S. 3103 would eliminate the statute of limitations—currently set at 10 years—for a minor victim to file a civil action to recover damages for several federal crimes against minors, including sexual abuse, trafficking, exploitation, and pornography. The act would apply prospectively and retroactively, allowing civil suits to be brought against entities for actions committed more than 10 years ago. As a result of the changes, CBO expects that individuals would bring additional suits in federal courts.
People who file civil suits in federal district courts pay filing and administrative fees that typically total $425. Those fees are recorded in the budget as revenues, and the judiciary can spend those revenues without appropriation to cover administrative costs, which are recorded as direct spending. Because CBO expects that the number of additional cases filed each year would likely be small, CBO estimates that S. 3103 would increase both revenues and direct spending by insignificant amounts annually over the 2022-2032 period, and that the net effect on the deficit would be negligible.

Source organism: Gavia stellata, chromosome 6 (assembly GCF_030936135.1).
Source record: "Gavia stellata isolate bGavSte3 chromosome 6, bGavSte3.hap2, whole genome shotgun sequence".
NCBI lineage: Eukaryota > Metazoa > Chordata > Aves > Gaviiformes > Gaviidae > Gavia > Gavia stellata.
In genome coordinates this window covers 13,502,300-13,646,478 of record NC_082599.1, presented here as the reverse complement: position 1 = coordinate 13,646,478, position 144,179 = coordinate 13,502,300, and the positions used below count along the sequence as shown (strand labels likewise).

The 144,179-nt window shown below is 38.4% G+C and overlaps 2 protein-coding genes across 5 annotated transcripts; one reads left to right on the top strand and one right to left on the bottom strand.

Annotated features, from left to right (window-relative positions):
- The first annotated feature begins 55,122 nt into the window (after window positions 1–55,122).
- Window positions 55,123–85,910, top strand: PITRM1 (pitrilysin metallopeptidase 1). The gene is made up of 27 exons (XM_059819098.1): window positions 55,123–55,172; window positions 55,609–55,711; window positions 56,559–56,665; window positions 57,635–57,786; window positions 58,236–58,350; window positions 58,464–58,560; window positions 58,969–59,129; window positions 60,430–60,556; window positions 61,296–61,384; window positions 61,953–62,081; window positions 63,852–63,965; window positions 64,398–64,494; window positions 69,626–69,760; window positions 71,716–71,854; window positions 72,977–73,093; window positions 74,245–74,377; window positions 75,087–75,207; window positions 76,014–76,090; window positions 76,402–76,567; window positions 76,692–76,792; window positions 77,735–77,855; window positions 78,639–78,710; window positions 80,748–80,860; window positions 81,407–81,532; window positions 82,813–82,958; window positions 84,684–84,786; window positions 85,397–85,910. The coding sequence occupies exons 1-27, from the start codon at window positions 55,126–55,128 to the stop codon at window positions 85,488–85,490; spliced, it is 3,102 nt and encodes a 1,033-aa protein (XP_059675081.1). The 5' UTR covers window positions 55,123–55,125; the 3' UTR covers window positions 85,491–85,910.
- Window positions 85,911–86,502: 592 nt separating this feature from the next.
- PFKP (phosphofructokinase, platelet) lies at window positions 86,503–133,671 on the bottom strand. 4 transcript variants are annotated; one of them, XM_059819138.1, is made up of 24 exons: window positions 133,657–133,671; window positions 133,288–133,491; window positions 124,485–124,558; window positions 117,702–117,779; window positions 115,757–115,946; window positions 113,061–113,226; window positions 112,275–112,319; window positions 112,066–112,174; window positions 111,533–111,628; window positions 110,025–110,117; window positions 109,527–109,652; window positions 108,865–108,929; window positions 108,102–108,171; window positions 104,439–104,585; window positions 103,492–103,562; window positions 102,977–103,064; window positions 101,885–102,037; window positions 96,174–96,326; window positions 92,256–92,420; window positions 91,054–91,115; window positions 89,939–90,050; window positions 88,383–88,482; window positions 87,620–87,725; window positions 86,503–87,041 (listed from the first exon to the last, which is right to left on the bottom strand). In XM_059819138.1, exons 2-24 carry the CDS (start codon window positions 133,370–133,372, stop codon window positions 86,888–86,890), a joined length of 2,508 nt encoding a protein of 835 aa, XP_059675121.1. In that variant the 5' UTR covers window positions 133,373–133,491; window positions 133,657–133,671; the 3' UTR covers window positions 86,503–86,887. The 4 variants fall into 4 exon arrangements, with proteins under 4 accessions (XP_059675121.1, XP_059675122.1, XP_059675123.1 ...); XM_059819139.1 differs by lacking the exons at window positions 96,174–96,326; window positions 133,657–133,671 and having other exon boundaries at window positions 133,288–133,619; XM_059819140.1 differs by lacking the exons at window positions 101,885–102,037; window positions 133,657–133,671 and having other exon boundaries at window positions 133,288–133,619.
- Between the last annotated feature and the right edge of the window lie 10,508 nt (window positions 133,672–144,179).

In addition, CBO expects that federal courts would incur administrative costs to hear cases filed as a result of enactment of S. 3103. Using information from the judiciary about the costs of processing current caseloads, CBO estimates those costs would not be significant. Any spending on those activities would be subject to the availability of appropriated funds.